Let the child out to play again…

“Another belief of mine is that everyone else my age is an adult, whereas I am merely in disguise.”  (Margaret Atwood), from the Jack’s Winning Words blog.

The thing about getting older is that you really don’t age, at least in your mind. Your body may start to betray the years of wear and tear, but in your mind you can still be young, with even a little of the child in you.

I’ve oft written about retaining the ability to be playful or imaginative or just plain silly – things usually associated with youth. I think it’s important to retain that ability to get back in touch with the inner child – the child of innocence and hope and fun. I’m reminded of another saying that I’ve used before by George Bernard Shaw – “We don’t stop playing because we get old, we get old because we stop playing.”

I suspect that Shaw was right. We tend to become way too serious as adults, too concerned about what others will think of us and too focused upon achievement of material things.  Even in the times that we call “play” as adults – sports of various kids or perhaps hobbies – many focus too much upon achievement and make winning or being the best at whatever it is than just relaxing and enjoying the moment. If you’ve ever played golf with one of these overachievers, you know what I mean.

I also am coming to the conclusion that, if it were measured and charted, this serious bent would take on the look of the standard Bell Curve – very low at the beginning of life and again decreasing as we near the end. At both ends of life, many are much less serious and less constrained by rules of being an adult than we are in the middle. There is more fun at both ends of the curve.

the child within chart

At the beginning of life it’s probably because we are still innocent and have not yet been “conditioned” by the systems that we all exist within as we go through life – schools, work environments and polite society.  At the end we may become less serious because we have learned that it really isn’t all that important after all and maybe because we just don’t care to be any more. At the start such behavior may be forgiven as just being childish and at the end one may be overlooked for being an eccentric old fool.  In either case it is the one who is being childish or eccentric who has the smile on their face.

Not everyone who reaches the far end of the curve is allowed to actually enjoy that release from the need to be so serious. In order for the far end of the curve to look and feel like the beginning, another factor must also be in place – security. When we are young, most of us were probably still in the protective care of family, with our basic needs of food and shelter and security being met by the adults around them.  We are free to be children. There are many places in the world that we see on the nightly news where young people who should be acting as children are forced out on the streets trying to survive among adults as adults.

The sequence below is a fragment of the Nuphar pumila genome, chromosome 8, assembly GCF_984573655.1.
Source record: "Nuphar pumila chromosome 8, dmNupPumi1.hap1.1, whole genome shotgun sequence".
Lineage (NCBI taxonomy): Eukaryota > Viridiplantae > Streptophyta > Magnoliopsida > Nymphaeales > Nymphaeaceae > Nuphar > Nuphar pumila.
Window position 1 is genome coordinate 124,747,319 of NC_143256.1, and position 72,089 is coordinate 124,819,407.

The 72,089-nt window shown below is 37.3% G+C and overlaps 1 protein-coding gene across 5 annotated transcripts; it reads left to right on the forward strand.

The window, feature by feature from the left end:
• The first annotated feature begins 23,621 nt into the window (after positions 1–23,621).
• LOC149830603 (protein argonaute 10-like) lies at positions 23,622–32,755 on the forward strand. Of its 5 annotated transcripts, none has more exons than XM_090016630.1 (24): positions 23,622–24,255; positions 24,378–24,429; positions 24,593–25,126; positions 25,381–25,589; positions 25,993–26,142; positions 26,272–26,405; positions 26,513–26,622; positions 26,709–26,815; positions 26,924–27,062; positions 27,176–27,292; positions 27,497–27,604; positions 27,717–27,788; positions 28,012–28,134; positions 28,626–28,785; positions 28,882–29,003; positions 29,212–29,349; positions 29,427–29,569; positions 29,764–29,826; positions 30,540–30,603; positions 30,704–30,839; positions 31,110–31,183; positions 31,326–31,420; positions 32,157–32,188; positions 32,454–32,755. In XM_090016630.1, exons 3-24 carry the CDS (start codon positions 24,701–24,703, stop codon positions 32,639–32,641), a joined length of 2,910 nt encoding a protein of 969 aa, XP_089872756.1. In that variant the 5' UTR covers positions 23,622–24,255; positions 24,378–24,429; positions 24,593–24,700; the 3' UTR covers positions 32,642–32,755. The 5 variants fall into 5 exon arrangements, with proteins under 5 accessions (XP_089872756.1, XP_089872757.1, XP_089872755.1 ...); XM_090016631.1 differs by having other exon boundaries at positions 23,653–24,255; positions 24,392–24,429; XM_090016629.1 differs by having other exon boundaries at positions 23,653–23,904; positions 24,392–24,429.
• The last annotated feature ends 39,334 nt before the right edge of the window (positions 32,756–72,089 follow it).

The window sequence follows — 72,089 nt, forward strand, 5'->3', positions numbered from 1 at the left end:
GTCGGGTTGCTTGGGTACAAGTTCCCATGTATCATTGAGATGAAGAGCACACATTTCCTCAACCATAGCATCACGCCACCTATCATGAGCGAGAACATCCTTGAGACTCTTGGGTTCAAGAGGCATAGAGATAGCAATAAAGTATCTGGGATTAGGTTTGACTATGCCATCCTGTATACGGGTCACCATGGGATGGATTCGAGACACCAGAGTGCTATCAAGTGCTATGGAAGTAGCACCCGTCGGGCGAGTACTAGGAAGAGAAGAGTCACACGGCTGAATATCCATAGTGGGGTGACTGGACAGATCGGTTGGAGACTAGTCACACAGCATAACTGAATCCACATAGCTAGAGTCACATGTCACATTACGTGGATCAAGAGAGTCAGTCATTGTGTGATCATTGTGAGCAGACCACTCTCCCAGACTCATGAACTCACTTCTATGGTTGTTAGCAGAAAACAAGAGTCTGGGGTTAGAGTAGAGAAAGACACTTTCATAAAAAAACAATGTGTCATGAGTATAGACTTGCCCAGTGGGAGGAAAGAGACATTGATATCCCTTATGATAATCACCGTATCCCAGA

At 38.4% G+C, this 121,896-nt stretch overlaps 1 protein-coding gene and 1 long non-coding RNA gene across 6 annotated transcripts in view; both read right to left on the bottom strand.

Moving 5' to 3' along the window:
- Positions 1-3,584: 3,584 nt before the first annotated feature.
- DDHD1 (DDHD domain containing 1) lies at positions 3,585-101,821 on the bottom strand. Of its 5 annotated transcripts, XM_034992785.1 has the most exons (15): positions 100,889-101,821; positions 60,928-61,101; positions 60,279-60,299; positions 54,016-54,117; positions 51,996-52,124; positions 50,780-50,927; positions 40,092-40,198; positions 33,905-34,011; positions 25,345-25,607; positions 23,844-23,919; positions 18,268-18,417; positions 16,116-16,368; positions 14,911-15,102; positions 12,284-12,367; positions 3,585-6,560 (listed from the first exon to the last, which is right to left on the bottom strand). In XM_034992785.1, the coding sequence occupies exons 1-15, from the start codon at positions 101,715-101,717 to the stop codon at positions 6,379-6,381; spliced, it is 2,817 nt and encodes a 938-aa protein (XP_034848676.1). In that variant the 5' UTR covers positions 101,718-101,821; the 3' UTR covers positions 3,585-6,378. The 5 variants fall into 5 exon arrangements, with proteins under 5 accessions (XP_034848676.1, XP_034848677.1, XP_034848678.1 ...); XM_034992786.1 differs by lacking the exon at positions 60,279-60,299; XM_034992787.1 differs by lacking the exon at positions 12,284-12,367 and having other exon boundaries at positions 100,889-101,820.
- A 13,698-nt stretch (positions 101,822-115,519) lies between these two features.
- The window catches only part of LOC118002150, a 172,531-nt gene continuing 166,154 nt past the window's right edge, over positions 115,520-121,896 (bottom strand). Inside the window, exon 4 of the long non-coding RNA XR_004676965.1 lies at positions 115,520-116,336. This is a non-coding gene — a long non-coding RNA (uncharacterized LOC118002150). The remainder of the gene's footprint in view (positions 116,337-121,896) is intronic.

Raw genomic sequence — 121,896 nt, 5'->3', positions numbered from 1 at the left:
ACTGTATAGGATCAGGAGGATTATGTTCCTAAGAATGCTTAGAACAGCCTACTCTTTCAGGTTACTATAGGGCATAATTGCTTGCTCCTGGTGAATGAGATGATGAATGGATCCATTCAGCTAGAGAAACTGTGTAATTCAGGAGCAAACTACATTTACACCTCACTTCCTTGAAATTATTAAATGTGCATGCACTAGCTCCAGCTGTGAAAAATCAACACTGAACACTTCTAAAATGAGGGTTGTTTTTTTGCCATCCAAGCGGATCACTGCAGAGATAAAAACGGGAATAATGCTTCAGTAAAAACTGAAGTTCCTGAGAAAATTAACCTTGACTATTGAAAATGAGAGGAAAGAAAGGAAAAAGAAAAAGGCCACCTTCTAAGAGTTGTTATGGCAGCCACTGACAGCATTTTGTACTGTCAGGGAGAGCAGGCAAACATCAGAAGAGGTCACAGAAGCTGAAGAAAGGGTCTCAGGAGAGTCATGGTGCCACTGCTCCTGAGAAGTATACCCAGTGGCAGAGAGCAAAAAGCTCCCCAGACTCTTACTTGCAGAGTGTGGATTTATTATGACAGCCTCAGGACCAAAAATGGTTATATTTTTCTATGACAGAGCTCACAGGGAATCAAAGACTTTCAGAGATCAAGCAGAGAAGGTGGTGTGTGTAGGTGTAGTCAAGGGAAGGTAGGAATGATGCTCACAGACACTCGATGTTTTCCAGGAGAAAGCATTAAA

At the other end of the spectrum is supposed to be the concept of retirement, which for many now seems to be out of reach. For those fortunate enough to have planned well and saved for that day, retirement can also mean release – release from the need to continue to struggle for food, shelter and other basic needs. People who can actually get to retire are also free to be children again, if they can allow themselves to be. All too many of the elderly end up homeless or alone and barely surviving on small social security or welfare payments. The luckier ones may end up back in extended family settings, now being cared for by those that they once took care of. At lease they may have that chance, as the live-in grandparents, to find a way back to some childish releases.

As I reach the far end of the Bell Curve myself, I find more and more opportunity to let the child come out and play again and I’m happy about that. He was hiding in there for far too long as the serious business of life took control. Maybe it’s time for the disguise to come off. Now, maybe I can be the grandpa who plays with the grandchildren while the adults in the other room have their serious discussions. I’m almost there. It’s time to play again. Now where did I leave my squirt gun?

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2 Responses to Let the child out to play again…

  1. […] play, though actions, dreams or just creative thinking – see “Can I come out and play” or “Let the child out to play again”. Today’s quote from the folks at Lumosity.com reinforces the need to let your mind have the […]

  2. […] here before about the need to let the inner child in all of us out to play once in a while – see https://normsmilfordblog.com/2014/01/03/let-the-child-out-to-play-again/ and […]

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